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Discovery of "isolated" co-moving T Tauri stars in Cepheus



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Guillout, P. and Frasca, A. and Klutsch, A. and Marilli, E. and Montes Gutiérrez, David (2010) Discovery of "isolated" co-moving T Tauri stars in Cepheus. Astronomy & Astrophysics, 520 . ISSN 0004-6361


Official URL: http://dx.doi.org/10.1051/0004-6361/201014799



Context. During the course of a large spectroscopic survey of X-ray active late-type stars in the solar neighbourhood, we discovered four lithium-rich stars packed within just a few degrees on the sky. Although located in a sky area rich in CO molecular regions and dark clouds, the Cepheus-Cassiopeia complex, these very young stars are projected several degrees away from clouds in front of an area void of interstellar matter. As such, they are very good "isolated" T Tauri star candidates. Aims. We present optical observations of these stars conducted with 1-2 m class telescopes. We acquired high-resolution optical spectra as well as photometric data allowing us to investigate in detail their nature and physical parameters with the aim of testing the "runaway" and "in-situ" formation scenarios. Their kinematical properties are also analyzed to investigate their possible connection to already known stellar kinematic groups. Methods. We use the cross-correlation technique and other tools developed by us to derive accurate radial and rotational velocities and perform an automatic spectral classification. The spectral subtraction technique is used to infer chromospheric activity level in the Hα line core and clean the spectra of photospheric lines before measuring the equivalent width of the lithium absorption line. Results. Both physical (lithium content, chromospheric, and coronal activities) and kinematical indicators show that all stars are very young, with ages probably in the range 10-30 Myr. In particular, the spectral energy distribution of TYC4496-780-1 displays a strong near-and far-infrared excess, typical of T Tauri stars still surrounded by an accretion disc. They also share the same Galactic motion, proving that they form a homogeneous moving group of stars with the same origin. Conclusions. The most plausible explanation of how these "isolated" T Tauri stars formed is the "in-situ" model, although accurate distances are needed to clarify their connection with the Cepheus-Cassiopeia complex. The discovery of this loose association of "isolated" T Tauri stars can help to shed light on atypical formation processes of stars and planets in low-mass clouds.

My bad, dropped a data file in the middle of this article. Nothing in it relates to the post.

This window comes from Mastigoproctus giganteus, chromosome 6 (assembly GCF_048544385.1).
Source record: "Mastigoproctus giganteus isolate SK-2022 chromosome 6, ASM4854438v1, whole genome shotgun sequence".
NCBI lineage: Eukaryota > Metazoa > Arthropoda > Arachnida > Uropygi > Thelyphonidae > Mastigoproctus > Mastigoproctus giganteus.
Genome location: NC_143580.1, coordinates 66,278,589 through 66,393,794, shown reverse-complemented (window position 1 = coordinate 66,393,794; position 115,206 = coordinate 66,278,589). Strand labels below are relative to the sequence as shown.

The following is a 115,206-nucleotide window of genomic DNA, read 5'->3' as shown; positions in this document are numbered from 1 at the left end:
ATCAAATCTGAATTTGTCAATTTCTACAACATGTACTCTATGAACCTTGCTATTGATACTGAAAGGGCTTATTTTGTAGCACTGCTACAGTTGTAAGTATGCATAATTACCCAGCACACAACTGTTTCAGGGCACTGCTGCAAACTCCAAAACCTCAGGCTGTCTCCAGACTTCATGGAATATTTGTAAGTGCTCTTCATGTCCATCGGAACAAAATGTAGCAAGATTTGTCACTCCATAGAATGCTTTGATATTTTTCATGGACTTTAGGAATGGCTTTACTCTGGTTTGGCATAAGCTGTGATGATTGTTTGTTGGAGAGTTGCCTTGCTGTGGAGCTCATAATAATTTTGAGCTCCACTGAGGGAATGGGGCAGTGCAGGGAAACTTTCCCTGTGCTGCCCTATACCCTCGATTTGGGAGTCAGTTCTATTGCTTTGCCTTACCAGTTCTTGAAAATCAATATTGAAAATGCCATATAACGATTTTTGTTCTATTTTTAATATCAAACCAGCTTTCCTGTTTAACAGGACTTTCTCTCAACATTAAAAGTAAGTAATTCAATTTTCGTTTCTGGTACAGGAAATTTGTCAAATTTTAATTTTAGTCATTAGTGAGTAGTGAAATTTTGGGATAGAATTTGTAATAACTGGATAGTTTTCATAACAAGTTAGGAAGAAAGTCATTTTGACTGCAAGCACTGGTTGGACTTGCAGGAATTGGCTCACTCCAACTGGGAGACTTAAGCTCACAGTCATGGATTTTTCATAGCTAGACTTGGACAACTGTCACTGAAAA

Item Type:Article
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© ESO, 2010.
We are grateful to the OHP night assistant staff in conducting our Key Program, and those of the OAC observatories for their support and help with the observations. We thank Luigia Santagati of INAF-Catania for the English revision of the text. This research made use of SIMBAD and VIZIER databases, operated at the CDS, Strasbourg, France. This publication uses ROSAT data. Part of this work was supported by the Universidad Complutense de Madrid (UCM), the Spanish MICINN, Ministerio de Ciencia e Innovación under grant AyA2008-00695 and the Comunidad Autónoma de Madrid, under PRICIT project S-2009/ESP-1496 (AstroMadrid).

Uncontrolled Keywords:All-sky survey; Molecular clouds; Chromospheric activity; Spectroscopic survey; Cassiopeia region; Stellar-systems; Mass stars; Young; Search; Sample
Subjects:Sciences > Physics > Astrophysics
Sciences > Physics > Astronomy
ID Code:37824
Deposited On:23 May 2016 15:11
Last Modified:10 Dec 2018 15:05

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